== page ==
that against my will
do I touch this red proboscis.
May giantesses
accept this holy object,
but now, slave of my parents,
grab hold of Völsi.

On the other hand, in Lokasenna, in the older Poetic Edda, Loki accuses her of having had a liaison, but Odin warns that Gefjun is just as omniscient as he is.

Gefjun kvað:
19. "Hví it æsir tveir
skuluð inni hér
sáryrðum sakask?
Loftki þat veit,
at hann leikinn er
ok hann fjörg öll fía."
-
Loki kvað:
20. "Þegi þú, Gefjun,
þess mun ek nú geta,
er þik glapði at geði
sveinn inn hvíti,
er þér sigli gaf
ok þú lagðir lær yfir."
-
Óðinn kvað:
21. "Ærr ertu, Loki,
ok örviti,
er þú fær þér Gefjun at gremi,
því at aldar örlög
hygg ek, at hon öll of viti
jafngörla sem ek.
Gefjun spake:
19. "Why, ye gods twain,
with bitter tongues
Raise hate among us here?
Loki is famed
for his mockery foul,
And the dwellers in heaven he hates."
-
Loki spake:
20. "Be silent, Gefjun!
for now shall I say
Who led thee to evil life;
The boy so fair
gave a necklace bright,
And about him thy leg was laid."
-
Othin spake:
21. "Mad art thou, Loki,
and little of wit,
The wrath of Gefjun to rouse;
For the fate that is set
for all she sees,
Even as I, methinks.

Grendel's mother

Some scholars have linked the myth of Gefion with the figure of Grendel's mother in the Old English heroic epic poem Beowulf.

In his 1991 article, "The Germanic Earth Goddess in Beowulf", Frank Battaglia develops the correlation between Ides and Dis (p. 433) by linking Grendel's mother with Gefion, one of the Asynjur in Norse mythology. He asks:

does Beowulf oppose the Earth goddess of ancient Germanic religion? The possibility of such an interpretation follows upon the discovery that the name Gefion, by which early Danes called their female chthonic deity, may occur in the Old English poem five times....the five Gefion passages seem to highlight the championing of a new order antagonistic to goddess worship. In light of what appears to be an elaborate thematic statement about patrilineage in the poem, the new order may have entailed a change in kinship systems. Grendel and his mother may stand as types for earlier, matrilineal tribes.

Battaglia offers five passages (and their translations) which he argues reference Gefion: l.49 (géafon on gársecg - "Gefion on the waves"), l.362 (ofer geofenes begang - "over Gefion's realm"), l.515 (geofon ýþum- "Gefion welled up in waves"), l.1394 (né on gyfenes grund - "Ground of Gefion"), and l.1690 (gifen géotende - "Gefion gushing"). Battaglia links these terms to Grendel's mother (the merewif or Kuhn's 'water-woman', woman of the mere') through their reference to water (Klaeber offers a number of spellings for this word in his glossary: geofon as "sea, ocean" and offers the alternate spellings, "gifen, 1690", "geofenes, 362" and "gyfenes, 1394"). Indeed, Battaglia notes that "in Old English poetry, geofon is a word for ocean which has been seen since Jakob Grimm (1968, 198) as related to the name Gefion of the Danish Earth Goddess...power to divide land and sea is shown by representations of Gefion in Norse literature.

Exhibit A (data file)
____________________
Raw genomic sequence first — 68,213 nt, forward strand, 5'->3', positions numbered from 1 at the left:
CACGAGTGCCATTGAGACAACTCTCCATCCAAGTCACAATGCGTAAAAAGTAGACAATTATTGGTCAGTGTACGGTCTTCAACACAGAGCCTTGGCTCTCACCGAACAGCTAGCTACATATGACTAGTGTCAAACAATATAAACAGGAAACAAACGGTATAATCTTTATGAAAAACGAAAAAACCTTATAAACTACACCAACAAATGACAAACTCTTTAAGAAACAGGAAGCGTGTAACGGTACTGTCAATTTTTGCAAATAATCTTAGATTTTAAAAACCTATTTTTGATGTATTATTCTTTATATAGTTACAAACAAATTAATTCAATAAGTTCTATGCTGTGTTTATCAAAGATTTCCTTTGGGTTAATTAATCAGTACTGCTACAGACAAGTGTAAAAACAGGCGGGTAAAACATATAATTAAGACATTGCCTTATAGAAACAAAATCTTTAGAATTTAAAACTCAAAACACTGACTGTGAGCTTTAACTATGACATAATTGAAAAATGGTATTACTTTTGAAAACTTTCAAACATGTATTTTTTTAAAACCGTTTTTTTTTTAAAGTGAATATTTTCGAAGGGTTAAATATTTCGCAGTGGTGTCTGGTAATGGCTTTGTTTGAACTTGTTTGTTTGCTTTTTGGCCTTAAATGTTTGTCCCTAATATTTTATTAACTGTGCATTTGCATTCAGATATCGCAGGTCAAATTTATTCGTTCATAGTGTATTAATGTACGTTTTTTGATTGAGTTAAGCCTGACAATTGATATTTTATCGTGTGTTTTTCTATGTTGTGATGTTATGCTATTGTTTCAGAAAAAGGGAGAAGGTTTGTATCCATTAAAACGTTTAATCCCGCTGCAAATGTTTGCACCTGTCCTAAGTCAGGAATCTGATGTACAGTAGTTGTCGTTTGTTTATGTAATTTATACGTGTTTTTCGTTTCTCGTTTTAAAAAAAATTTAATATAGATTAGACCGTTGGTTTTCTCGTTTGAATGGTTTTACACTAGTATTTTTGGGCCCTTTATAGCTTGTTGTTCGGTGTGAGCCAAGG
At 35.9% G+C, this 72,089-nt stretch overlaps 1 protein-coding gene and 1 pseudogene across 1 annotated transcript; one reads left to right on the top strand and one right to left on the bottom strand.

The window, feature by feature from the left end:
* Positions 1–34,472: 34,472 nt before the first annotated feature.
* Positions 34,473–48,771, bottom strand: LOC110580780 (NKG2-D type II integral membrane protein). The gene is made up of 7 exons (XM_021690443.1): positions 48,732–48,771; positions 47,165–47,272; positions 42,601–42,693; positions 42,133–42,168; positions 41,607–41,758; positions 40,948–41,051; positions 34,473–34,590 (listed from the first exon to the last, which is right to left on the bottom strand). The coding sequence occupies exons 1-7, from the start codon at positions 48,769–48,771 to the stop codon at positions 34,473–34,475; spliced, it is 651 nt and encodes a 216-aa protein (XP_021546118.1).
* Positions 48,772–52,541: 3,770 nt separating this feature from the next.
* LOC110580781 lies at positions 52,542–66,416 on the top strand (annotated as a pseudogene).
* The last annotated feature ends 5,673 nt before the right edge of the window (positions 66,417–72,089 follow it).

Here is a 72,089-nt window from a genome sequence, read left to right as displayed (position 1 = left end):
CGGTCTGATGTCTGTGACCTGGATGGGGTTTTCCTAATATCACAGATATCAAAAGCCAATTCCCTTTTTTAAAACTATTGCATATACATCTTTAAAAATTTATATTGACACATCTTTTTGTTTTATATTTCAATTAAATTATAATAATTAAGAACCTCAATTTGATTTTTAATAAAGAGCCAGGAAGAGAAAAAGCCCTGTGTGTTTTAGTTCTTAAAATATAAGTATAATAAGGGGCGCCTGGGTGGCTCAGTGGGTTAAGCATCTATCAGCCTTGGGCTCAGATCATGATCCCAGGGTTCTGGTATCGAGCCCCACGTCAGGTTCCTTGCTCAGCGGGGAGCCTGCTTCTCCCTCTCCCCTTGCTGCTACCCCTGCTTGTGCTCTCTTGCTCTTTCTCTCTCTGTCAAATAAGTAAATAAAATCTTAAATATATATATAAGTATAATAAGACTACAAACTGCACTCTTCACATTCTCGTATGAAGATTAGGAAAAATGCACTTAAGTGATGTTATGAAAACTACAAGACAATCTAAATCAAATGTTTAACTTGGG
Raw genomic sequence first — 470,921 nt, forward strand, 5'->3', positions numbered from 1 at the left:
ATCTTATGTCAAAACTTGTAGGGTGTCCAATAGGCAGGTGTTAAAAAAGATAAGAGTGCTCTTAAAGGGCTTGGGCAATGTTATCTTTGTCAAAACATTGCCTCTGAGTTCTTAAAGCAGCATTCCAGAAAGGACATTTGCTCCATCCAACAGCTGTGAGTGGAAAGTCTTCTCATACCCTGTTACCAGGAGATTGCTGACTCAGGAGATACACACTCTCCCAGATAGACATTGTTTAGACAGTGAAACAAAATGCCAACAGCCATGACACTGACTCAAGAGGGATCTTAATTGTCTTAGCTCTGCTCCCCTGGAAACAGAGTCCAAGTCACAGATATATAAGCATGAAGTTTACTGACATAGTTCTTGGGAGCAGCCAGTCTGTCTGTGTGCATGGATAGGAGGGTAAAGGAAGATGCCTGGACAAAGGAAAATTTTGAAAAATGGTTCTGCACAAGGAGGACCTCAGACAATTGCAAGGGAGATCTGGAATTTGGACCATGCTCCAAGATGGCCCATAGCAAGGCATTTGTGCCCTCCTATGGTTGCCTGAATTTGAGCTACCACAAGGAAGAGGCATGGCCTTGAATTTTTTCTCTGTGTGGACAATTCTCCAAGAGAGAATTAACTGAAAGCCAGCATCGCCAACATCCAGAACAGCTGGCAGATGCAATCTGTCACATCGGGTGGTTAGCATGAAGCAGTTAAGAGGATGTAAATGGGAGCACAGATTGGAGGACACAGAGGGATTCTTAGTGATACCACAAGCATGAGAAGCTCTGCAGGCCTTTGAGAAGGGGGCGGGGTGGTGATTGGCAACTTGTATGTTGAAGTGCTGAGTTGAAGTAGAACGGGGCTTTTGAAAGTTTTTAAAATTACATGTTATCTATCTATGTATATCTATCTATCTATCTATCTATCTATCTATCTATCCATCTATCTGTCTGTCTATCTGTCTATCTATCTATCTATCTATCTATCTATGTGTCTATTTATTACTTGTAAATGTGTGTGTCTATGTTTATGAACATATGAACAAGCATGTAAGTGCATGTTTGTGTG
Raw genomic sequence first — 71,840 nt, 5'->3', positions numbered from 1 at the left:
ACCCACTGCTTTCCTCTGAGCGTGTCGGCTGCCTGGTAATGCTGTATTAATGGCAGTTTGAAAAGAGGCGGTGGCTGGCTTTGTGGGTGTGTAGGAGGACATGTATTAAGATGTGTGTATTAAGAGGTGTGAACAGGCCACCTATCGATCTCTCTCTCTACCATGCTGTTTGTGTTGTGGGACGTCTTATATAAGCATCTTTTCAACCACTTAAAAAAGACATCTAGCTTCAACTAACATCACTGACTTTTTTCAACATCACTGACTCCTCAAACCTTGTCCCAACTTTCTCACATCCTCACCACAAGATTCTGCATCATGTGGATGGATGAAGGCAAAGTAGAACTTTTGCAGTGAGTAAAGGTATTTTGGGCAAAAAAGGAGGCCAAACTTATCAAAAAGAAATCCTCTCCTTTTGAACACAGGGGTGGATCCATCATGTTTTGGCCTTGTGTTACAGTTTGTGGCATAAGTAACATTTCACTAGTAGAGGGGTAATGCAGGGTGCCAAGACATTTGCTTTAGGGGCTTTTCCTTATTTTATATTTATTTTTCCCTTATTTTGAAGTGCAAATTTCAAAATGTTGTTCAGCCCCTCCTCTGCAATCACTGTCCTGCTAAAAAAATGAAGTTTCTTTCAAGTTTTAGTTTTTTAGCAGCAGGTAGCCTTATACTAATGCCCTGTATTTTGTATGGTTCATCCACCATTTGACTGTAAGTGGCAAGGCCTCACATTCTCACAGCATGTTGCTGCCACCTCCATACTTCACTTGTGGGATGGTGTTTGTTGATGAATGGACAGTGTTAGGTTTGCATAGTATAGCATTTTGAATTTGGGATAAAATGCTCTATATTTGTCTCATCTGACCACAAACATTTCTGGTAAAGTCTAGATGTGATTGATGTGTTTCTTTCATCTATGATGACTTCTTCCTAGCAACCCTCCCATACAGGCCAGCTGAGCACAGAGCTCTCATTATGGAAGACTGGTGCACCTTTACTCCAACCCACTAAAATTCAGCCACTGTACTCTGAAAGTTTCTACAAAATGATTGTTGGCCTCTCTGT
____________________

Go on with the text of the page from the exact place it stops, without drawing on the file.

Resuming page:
Author John Grigsby makes a similar argument in his 2005 book, Beowulf & Grendel: The Truth Behind England's Oldest Legend, suggesting that Grendel's mother is drawn from the fertility goddess Nerthus with whom he equates Gefion.

Possible connections with Frigg and Freyja

Because Gefjun rarely appears in myths, modern scholars speculate much on this figure. In her only appearance in the Poetic Edda, when Loki claimed that she is not a virgin, Odin said:
"Mad art thou, Loki, and little of wit,
The wrath of Gefjun to rouse;
For the fate that is set for all she sees,
Even as I, methinks."
These words really fit his wife, Frigg. (Freyja said the same thing:
"Mad art thou, Loki, that known thou makest
The wrong and shame thou hast wrought;
The fate of all does Frigg know well,
Though herself she says it not.")

As there is little evidence that a goddess called Gefjun was ever worshipped, some scholars maintain that Gefjun is simply an avatar of Frigg or Freyja (who are often identified with each other). All three of them are fertility goddesses who served by women after death, and who practice magic and prophecy. In addition, all have a precious necklace.

Freyja also has many names, indicating that she was worshipped under many aspects: Mardöll which is related to the sea, Hörn which is related to the field, Sýr which is related to the earth, and Gefn means "giver (of life)". In Latin, Friday is "Day of Venus", and in Germanic countries, Friday is the "Day of Freyja". Venus, the Roman goddess of love and beauty, in earlier times before she was identified with the Greek goddess Aphrodite, was a goddess of gardens and fields. She also had different functions: Venus Felix, the bringer of good fortune; Venus Victrix, the bringer of victory; and Venus Verticordia, the protector of feminine chastity. Freyja, the Norse goddess of fertility, love and beauty, is also a goddess of wealth and battle. Considering this pattern, scholars speculate that Gefjon may be an avatar for Freyja, and only later was identified as an individual goddess.

References

Notes